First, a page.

Office & Productivity Tools
G Suite – G Suite is an integrated suite of secure, cloud-native collaboration and productivity apps powered by Google AI. It includes many applications that you’re probably already using like Gmail, Calendar & Google Drive. It also includes a full powered, web based office solution – Docs, Sheets, Forms, Slides, and (Web)Sites. Plus, it has connectivity capacity with Google Hangouts, Currents (a company-wide news feed), Chats and Meet. And it has management options like the collective virtual (white), JamBoard, Work Insights, Vault, and secure Mobile device management.
Office (Online) / Office 365 – These Microsoft tools are designed to compete with G Suite. The advantage they have is the familiar Microsoft Office environment, just online. Office Online gives you light versions Word, Excel, PowerPoint, and OneNote for FREE. You can also use Outlook.com for email. If you need full functionality, you’ll need to pay to upgrade to Office 365. 365 has full, online versions of the same MS Office suite you’re used to, including MS Access, MS Publisher, One Drive & Skype. Microsoft has also recently created MS Teams that purports to rival Basecamp for collaboration.
Zoho – see the description above.
Virtual Meetings & Training
GoToMeeting – GTM is a meeting and web conferencing tool that enables businesses to collaborate with customers, clients or colleagues via the Internet in real time. It features desktop sharing, chat windows and video conferencing. It works well for meetings, classes, teleconferencing and online sales demos.
Zoom – Zoom provides remote conferencing services, combining video conferencing, online meetings, chat, and mobile collaboration. While Zoom came into the market later than GTM, it is quickly becoming the, well, go-to for online meetings and teleconferencing. It also allows for screen sharing and chat.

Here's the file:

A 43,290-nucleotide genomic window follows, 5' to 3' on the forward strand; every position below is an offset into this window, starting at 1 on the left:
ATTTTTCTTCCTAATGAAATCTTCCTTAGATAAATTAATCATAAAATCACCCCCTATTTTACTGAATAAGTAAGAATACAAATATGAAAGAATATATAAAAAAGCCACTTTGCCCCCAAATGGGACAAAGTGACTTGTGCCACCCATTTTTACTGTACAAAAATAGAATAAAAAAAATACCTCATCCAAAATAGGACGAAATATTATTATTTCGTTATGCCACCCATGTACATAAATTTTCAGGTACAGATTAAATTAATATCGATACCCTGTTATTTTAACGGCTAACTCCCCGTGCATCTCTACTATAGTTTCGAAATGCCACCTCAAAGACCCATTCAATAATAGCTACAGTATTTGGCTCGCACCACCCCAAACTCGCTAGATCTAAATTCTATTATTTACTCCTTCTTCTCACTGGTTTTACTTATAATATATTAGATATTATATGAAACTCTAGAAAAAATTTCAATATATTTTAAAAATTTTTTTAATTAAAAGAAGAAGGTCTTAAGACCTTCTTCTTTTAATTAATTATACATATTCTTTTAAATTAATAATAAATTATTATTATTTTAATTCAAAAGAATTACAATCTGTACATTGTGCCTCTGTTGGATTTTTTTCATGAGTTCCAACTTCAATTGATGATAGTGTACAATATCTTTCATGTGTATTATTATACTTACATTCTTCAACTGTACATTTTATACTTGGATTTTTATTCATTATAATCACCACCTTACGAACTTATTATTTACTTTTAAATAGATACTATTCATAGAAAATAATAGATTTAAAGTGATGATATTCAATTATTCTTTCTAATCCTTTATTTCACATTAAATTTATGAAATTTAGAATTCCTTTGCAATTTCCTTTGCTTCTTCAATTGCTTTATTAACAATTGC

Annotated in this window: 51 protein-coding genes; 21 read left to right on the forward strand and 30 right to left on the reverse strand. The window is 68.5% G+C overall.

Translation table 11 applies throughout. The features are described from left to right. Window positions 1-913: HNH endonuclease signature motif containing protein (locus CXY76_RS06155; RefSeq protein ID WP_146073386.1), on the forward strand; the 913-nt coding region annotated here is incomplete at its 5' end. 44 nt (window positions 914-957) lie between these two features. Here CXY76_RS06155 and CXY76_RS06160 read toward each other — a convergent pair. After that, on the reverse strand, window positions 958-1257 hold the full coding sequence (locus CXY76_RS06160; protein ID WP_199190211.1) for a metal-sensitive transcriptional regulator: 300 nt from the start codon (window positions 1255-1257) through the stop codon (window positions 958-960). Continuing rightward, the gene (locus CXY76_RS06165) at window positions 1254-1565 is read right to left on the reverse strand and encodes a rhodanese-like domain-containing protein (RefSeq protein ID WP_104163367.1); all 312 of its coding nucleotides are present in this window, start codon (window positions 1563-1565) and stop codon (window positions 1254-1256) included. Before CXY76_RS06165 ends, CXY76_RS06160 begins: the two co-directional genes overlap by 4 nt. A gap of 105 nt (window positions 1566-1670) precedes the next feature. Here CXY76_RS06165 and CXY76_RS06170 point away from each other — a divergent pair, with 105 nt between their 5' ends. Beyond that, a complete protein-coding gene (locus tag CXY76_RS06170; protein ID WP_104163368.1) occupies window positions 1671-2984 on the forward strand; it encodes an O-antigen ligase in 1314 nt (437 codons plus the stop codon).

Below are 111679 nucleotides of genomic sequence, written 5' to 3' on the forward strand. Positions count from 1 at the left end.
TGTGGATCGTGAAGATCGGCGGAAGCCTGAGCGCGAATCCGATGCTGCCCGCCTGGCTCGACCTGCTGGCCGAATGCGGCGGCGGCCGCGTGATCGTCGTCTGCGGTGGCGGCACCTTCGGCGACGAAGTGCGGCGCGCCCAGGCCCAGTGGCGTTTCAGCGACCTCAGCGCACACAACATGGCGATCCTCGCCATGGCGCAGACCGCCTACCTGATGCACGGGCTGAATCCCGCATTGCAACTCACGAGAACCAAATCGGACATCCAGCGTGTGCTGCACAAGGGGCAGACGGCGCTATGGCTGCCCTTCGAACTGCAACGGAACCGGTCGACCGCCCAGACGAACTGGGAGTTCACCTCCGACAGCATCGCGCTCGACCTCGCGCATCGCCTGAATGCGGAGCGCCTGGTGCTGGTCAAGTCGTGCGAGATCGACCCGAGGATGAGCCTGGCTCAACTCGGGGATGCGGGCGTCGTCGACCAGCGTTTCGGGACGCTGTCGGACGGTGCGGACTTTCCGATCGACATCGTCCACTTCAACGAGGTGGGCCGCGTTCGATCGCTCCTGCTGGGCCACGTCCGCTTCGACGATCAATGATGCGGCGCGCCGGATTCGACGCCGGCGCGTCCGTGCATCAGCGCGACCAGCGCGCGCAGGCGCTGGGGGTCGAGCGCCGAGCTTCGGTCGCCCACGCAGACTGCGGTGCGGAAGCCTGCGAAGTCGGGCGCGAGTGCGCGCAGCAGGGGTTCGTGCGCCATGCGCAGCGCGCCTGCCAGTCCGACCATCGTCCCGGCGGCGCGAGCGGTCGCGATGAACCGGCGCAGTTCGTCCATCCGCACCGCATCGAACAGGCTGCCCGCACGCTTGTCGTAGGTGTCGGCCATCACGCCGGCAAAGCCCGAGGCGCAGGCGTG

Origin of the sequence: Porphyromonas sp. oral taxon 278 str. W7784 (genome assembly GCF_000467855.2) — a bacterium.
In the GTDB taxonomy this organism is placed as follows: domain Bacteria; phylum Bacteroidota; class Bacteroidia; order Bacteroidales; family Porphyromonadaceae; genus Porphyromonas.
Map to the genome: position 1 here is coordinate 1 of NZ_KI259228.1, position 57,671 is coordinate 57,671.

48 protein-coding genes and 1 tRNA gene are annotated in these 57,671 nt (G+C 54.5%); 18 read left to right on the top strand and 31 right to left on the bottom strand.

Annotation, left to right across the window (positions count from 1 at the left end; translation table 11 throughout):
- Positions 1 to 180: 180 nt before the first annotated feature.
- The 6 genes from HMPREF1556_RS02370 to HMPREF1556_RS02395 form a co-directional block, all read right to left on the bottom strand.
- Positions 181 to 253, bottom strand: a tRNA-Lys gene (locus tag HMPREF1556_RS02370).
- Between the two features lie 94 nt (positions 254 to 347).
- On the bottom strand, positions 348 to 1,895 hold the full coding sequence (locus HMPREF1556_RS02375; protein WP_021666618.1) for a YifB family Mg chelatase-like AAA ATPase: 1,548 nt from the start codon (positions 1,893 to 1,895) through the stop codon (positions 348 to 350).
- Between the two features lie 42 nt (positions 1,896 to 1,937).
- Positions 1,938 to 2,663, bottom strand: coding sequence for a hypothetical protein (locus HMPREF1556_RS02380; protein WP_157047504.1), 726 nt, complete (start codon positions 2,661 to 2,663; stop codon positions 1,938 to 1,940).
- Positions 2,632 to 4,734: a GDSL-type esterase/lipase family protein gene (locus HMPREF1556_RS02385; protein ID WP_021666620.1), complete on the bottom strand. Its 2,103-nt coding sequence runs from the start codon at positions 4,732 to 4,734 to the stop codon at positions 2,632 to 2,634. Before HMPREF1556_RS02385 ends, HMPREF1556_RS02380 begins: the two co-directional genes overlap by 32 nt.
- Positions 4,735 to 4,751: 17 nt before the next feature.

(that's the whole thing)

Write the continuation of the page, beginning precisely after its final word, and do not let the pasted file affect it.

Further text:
Cisco WebEx – WebEx also offers web conferencing and videoconferencing. You can also upgrade to add Remote Support, Collaboration applications similar to Basecamp, and Cloud Based Phone Services. WebEx is a little pricier than the other two options, although all three have limited free plans. What sets WebEx apart is two things – it is well-designed to integrate with all the office and productivity tools listed above, and it can conference with up to 3000 attendees, and do non-interactive training to up to 40,000.
So explore your options. It’s easy to implement most of these solutions quickly and easily and most have smart phone interfaces as well. Some companies also pay a small stipend to their employees to offset the cost of their work-related Internet use from home.
Exercise a little trust in these difficult times. While you want to ensure that work is being done and you’re not paying for unused or unproductive time, consider that the home environment isn’t always perfect for staying focused and productive constantly, especially if you’re not used to working remotely. Labor laws in your area determine periodic breaks for employees at the office. Assume that your remote workers are taking them as well. They just might take them at slightly different times so they can deal with children, pets and the like.
We will get through this. COVID-19 will not thrust us into a post-apocalyptic landscape, or even another Great Depression. As long as we keep our heads and work together, the world will not end. And you might even see higher productivity and progress.
Here at Grow the Dream, we’re doing everything we can to help our fellow small businesses and entrepreneurs keep their marketing on task in the midst of the crisis. We’re even donating some of our services to non-profits and those in need.
If you need any help getting set up to work from home, supervise your employees from home, or find hope in these trying times, please reach out. Don’t be afraid to ask for help. We all need one another to succeed.